Researchers from UC San Diego and Meta AI have developed a new decoding method called Contrastive Decoding (CD) that improves reasoning abilities in large language models like LLaMA.
The method works by searching for text that maximizes the difference in likelihood between a stronger “expert” model and a weaker “amateur” model. This causes the expert model to avoid short, generic responses which the amateur can also generate.
In experiments, Contrastive Decoding improved performance of LLaMA models on math word problems, logical reasoning tasks, and common sense reasoning benchmarks. For example, it boosted LLaMA-65B’s accuracy on the GSM8K math dataset from 51% to 57%, outperforming even larger models like PaLM 540B.
On the HellaSwag common sense reasoning dataset, Contrastive Decoding helped LLaMA-65B achieve 88% accuracy, surpassing results from GPT-3.5 and PaLM. The method improved performance across model sizes up to 65 billion parameters, suggesting it could benefit even larger future models.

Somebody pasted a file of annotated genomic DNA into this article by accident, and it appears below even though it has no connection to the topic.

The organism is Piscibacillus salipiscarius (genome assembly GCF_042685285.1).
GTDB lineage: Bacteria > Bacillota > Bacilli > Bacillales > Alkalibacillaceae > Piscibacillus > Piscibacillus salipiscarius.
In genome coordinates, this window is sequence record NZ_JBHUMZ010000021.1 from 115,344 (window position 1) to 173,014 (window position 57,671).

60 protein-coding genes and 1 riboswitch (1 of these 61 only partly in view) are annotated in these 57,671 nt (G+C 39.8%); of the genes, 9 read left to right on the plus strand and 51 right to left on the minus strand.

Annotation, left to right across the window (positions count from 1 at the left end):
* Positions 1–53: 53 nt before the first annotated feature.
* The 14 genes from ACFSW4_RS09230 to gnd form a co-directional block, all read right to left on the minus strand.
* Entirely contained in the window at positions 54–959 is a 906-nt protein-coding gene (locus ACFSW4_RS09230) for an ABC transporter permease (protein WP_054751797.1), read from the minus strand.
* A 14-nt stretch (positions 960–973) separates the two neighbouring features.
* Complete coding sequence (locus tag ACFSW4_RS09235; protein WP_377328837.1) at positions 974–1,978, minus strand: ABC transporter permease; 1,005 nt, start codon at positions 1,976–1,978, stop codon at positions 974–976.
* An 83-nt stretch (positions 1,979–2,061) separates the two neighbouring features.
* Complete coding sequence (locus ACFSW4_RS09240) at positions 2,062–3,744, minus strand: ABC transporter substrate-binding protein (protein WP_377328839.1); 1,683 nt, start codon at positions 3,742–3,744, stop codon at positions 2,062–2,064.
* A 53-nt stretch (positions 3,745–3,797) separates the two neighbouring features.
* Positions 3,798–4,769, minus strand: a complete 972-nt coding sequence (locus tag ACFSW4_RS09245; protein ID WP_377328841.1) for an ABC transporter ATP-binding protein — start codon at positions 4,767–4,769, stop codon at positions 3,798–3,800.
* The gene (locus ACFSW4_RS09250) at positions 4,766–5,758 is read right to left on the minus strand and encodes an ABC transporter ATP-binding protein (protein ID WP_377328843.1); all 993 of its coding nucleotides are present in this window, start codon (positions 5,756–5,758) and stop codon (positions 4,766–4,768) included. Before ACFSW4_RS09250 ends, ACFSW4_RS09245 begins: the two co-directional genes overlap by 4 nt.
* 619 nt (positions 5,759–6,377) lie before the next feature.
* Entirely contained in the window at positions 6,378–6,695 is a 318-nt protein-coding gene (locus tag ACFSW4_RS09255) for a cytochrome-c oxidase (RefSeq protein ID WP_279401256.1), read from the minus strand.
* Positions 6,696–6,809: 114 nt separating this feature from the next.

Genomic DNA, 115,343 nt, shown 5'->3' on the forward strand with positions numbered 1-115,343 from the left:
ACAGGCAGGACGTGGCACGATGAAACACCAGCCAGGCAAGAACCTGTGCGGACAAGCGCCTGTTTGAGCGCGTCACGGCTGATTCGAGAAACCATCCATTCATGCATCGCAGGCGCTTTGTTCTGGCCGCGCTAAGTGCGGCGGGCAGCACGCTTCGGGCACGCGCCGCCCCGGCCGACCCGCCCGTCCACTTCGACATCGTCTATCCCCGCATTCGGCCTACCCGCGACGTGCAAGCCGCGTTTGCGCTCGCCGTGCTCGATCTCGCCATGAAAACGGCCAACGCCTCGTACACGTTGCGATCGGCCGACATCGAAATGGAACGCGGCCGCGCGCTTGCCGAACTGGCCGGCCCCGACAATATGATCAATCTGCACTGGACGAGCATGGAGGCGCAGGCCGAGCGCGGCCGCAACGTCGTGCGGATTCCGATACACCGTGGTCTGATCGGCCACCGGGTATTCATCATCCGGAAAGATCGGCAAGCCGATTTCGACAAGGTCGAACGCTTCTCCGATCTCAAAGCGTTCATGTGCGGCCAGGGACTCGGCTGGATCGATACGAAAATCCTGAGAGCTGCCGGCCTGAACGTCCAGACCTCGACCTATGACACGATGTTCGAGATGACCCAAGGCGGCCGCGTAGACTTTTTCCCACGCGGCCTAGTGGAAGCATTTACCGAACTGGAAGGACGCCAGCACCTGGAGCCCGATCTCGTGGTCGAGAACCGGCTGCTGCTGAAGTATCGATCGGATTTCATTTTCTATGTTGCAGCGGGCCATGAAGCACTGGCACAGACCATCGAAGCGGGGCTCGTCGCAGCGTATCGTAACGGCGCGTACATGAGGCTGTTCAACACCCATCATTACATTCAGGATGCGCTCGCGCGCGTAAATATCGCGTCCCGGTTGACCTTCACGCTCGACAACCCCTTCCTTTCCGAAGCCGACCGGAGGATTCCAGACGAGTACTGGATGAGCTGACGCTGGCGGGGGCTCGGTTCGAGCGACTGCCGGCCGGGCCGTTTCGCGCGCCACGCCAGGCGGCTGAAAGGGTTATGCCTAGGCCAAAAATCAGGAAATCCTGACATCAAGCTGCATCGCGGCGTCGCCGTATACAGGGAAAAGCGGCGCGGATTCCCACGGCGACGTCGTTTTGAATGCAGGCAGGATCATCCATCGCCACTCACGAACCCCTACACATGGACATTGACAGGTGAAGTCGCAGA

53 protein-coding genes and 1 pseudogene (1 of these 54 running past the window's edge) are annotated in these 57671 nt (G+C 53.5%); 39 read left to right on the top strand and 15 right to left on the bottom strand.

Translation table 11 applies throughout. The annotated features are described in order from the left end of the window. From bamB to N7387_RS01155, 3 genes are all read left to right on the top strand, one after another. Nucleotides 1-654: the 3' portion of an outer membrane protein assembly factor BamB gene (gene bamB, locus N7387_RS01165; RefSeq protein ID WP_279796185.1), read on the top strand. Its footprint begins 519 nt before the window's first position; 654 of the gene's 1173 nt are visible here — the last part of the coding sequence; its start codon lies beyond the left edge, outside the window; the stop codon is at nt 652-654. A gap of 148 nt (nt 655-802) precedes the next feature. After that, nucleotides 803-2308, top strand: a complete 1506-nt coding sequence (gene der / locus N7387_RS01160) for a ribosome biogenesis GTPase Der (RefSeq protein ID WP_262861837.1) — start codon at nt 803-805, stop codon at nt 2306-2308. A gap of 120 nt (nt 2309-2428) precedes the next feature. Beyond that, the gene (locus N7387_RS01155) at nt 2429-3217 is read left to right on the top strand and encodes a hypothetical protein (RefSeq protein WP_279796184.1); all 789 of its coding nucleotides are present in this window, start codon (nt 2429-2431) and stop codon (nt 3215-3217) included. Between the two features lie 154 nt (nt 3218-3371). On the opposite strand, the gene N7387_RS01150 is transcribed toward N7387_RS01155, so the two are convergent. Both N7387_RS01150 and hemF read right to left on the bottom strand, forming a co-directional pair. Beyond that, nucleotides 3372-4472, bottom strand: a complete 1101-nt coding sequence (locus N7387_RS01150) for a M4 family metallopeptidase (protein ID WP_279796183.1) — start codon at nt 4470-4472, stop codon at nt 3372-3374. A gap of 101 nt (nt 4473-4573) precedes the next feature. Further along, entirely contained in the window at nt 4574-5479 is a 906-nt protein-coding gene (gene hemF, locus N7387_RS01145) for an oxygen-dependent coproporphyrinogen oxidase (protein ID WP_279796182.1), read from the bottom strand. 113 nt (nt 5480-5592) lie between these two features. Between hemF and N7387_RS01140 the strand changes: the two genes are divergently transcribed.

The researchers posit Contrastive Decoding works by reducing “shortcuts” like copying parts of the input text, forcing models to generate more substantive reasoning chains. Analysis showed it resulted in fewer missing steps on math problems.
Contrastive Decoding could have significant implications for deploying AI systems. By boosting reasoning, it could make models more reliable for real-world applications like answering questions and generating explanations. The simple method requires no additional training, so it could easily be applied to existing models.
The work demonstrates Contrastive Decoding’s versatility as both a decoding method for text generation and a scoring function for selecting answers. It achieves strong results on both long-form reasoning tasks as well as multiple choice QA. The researchers propose it as a general technique to improve generation across different models and datasets.